The next step in building a picture of the universe depended on creating a distance scale that could accommodate distances beyond the solar system. The key method for doing so involved the concept of astronomical parallax (Figure 3.6). From the perspective of spatial thinking, the measurement of astronomical parallax plays an interesting role in resolving the debate between the geocentric and heliocentric models of the solar system.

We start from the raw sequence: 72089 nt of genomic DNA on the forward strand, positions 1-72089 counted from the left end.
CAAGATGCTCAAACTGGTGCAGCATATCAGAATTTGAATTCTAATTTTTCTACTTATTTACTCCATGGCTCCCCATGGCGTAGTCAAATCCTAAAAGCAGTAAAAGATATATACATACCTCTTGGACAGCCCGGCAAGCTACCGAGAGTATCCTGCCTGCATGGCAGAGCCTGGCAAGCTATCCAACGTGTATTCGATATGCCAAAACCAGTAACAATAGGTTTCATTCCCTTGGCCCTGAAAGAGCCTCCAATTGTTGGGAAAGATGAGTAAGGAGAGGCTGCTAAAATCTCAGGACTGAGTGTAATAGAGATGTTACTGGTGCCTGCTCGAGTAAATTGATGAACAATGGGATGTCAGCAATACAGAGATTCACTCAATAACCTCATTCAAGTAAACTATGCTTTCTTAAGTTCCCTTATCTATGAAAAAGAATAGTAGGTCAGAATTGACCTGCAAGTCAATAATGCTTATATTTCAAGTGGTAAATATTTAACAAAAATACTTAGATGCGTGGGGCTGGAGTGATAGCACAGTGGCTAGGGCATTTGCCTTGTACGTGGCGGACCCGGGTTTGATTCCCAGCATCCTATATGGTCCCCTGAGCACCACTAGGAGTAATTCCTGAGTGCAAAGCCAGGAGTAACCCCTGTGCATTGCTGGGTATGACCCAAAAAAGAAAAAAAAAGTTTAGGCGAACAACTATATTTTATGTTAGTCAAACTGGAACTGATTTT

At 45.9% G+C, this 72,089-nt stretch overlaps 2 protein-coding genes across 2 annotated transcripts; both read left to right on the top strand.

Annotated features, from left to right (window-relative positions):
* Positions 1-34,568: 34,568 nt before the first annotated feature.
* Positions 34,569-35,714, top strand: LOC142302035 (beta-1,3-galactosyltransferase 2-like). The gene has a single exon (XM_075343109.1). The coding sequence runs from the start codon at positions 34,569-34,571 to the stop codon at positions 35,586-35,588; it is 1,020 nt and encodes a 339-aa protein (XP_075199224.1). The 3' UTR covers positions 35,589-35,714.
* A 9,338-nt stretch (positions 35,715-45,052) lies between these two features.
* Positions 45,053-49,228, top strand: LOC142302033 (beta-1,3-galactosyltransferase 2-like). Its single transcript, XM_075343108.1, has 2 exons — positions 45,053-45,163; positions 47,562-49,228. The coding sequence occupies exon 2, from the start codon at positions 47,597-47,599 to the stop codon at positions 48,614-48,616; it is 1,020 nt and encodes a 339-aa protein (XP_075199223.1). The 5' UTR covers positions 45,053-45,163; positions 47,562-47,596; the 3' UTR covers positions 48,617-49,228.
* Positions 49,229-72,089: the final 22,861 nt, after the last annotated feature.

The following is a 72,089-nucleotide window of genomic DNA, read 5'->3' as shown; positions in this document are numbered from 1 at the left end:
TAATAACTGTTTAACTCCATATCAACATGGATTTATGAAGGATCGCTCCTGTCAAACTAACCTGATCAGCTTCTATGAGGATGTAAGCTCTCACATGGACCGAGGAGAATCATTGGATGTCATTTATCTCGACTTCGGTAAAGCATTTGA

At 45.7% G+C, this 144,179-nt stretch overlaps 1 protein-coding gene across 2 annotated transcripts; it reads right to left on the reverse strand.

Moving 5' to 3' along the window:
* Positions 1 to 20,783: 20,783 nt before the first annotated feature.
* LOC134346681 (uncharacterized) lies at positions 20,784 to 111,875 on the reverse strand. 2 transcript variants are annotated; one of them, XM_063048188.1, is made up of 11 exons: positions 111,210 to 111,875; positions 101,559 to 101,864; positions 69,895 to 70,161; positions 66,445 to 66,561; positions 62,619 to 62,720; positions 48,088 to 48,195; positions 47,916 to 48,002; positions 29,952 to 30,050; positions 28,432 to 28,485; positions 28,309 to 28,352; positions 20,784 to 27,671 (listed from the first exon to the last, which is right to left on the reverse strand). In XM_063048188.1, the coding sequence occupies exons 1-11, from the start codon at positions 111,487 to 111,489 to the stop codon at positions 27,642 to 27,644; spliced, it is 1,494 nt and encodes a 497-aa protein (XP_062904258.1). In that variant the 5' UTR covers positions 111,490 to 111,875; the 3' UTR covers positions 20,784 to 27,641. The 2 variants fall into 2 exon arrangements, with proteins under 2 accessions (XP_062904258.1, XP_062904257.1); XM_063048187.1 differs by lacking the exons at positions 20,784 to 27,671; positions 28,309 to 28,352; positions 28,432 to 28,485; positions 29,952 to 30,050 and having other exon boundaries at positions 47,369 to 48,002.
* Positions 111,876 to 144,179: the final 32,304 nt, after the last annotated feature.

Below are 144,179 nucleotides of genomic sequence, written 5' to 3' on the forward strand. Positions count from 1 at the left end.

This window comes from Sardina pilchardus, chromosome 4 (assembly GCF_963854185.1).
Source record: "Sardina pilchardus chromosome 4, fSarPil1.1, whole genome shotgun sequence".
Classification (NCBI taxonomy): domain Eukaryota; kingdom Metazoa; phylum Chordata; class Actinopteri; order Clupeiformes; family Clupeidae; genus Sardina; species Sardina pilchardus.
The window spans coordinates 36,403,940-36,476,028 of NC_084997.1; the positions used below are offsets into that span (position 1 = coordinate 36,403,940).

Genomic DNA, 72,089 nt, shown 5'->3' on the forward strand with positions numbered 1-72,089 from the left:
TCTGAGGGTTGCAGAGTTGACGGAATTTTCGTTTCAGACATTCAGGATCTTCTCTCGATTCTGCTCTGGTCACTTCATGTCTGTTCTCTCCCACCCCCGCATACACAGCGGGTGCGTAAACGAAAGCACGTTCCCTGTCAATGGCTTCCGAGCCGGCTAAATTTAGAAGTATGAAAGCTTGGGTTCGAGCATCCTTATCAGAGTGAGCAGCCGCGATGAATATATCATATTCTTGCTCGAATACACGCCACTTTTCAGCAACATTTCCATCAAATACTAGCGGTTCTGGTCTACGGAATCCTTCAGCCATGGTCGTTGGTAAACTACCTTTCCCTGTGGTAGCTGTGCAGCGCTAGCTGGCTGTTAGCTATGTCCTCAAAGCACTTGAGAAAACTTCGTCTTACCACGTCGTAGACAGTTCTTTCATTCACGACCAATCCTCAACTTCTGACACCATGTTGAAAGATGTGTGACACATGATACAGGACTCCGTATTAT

The essential challenge of astronomical observation in the middle of the second millennium was the accurate measurement of the position of the planets and the stars. The master of this challenge was Tycho Brahe. At his observatory, Uraniborg, he assembled the most accurate instruments of the day for his observations, observations that made Kepler’s work possible. Tycho, who arguably had the best understanding of the relative positions of the astronomical objects of the time, opposed the Copernican view because he was unable to observe stellar parallax. His observations of stellar positions were by far the most accurate of the time and, therefore, he would have been the